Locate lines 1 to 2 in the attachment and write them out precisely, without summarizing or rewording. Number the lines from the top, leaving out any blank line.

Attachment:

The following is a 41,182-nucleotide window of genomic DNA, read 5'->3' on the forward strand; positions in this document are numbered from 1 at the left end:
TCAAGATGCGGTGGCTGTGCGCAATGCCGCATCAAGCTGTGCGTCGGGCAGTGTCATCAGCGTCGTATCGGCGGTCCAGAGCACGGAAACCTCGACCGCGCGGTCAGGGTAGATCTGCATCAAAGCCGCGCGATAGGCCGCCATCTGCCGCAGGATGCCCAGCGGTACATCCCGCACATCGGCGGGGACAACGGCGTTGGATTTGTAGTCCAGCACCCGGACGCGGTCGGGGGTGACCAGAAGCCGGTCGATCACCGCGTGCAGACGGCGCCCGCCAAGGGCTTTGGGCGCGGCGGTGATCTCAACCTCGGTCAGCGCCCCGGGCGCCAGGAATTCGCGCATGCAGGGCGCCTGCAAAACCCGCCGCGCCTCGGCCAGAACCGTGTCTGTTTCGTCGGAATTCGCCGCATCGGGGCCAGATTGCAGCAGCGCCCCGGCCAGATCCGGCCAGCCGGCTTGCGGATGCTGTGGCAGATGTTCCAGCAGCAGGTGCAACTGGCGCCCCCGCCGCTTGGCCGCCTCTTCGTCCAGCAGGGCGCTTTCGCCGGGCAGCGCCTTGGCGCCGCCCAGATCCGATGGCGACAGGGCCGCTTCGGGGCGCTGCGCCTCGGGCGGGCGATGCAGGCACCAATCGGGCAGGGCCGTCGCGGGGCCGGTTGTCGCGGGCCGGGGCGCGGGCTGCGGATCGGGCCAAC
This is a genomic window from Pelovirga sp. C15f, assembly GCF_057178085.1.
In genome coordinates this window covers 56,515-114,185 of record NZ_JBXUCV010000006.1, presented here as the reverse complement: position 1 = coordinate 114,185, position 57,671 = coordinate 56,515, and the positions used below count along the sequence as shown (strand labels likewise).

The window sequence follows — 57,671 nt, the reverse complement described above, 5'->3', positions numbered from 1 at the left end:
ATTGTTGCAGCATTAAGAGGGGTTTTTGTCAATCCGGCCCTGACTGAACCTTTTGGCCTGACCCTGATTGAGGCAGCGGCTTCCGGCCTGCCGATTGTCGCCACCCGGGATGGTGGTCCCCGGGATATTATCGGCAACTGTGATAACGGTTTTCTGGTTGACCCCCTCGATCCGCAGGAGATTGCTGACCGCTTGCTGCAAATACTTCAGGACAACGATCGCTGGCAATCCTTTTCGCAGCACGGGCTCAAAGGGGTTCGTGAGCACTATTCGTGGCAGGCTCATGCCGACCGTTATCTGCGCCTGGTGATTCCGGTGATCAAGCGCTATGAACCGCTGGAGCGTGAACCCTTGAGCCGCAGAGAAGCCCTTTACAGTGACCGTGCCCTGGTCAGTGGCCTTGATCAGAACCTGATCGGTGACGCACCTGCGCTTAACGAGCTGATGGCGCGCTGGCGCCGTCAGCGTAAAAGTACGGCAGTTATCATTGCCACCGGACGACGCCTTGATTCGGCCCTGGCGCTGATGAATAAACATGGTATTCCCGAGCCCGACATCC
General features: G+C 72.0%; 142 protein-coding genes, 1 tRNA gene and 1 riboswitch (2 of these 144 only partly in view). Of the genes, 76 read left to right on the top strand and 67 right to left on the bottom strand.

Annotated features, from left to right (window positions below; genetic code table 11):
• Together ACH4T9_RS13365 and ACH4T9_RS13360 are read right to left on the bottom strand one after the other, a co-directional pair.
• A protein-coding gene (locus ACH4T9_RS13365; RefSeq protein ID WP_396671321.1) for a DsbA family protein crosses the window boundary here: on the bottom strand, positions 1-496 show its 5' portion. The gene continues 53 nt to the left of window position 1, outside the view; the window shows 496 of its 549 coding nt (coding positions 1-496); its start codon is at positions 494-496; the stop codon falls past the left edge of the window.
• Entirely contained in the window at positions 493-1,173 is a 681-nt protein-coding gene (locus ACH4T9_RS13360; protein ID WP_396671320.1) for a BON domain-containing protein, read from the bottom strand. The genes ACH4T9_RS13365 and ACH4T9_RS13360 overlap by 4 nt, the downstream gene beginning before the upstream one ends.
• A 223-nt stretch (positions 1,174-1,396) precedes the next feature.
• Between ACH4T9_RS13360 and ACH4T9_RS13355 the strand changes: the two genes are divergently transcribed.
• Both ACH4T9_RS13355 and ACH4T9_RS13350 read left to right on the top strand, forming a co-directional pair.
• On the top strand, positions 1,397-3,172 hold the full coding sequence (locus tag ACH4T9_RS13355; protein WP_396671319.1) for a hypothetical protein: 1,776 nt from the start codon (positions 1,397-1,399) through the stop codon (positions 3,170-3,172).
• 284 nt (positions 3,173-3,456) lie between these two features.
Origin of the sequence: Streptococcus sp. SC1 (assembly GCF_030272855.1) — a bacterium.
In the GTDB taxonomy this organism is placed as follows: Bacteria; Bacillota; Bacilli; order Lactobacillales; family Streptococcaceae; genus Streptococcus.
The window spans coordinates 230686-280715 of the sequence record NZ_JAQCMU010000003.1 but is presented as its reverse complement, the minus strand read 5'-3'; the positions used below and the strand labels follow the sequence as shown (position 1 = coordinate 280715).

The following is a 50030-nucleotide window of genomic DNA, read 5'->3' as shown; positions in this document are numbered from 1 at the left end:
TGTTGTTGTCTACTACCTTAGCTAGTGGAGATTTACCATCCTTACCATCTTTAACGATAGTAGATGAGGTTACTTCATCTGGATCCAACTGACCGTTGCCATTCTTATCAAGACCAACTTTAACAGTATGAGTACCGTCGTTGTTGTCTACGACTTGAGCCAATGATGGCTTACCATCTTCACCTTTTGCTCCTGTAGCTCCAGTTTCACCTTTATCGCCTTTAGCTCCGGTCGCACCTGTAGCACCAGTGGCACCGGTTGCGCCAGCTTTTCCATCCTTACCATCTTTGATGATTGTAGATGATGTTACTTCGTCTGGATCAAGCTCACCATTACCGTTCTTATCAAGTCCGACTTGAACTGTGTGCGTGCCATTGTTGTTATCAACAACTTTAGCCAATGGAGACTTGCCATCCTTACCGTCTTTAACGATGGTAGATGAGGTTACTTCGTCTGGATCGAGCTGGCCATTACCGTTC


The following is a 41,182-nucleotide window of genomic DNA, read 5'->3' on the forward strand; positions in this document are numbered from 1 at the left end:
TCAAGATGCGGTGGCTGTGCGCAATGCCGCATCAAGCTGTGCGTCGGGCAGTGTCATCAGCGTCGTATCGGCGGTCCAGAGCACGGAAACCTCGACCGCGCGGTCAGGGTAGATCTGCATCAAAGCCGCGCGATAGGCCGCCATCTGCCGCAGGATGCCCAGCGGTACATCCCGCACATCGGCGGGGACAACGGCGTTGGATTTGTAGTCCAGCACCCGGACGCGGTCGGGGGTGACCAGAAGCCGGTCGATCACCGCGTGCAGACGGCGCCCGCCAAGGGCTTTGGGCGCGGCGGTGATCTCAACCTCGGTCAGCGCCCCGGGCGCCAGGAATTCGCGCATGCAGGGCGCCTGCAAAACCCGCCGCGCCTCGGCCAGAACCGTGTCTGTTTCGTCGGAATTCGCCGCATCGGGGCCAGATTGCAGCAGCGCCCCGGCCAGATCCGGCCAGCCGGCTTGCGGATGCTGTGGCAGATGTTCCAGCAGCAGGTGCAACTGGCGCCCCCGCCGCTTGGCCGCCTCTTCGTCCAGCAGGGCGCTTTCGCCGGGCAGCGCCTTGGCGCCGCCCAGATCCGATGGCGACAGGGCCGCTTCGGGGCGCTGCGCCTCGGGCGGGCGATGCAGGCACCAATCGGGCAGGGCCGTCGCGGGGCCGGTTGTCGCGGGCCGGGGCGCGGGCTGCGGATCGGGCCAAC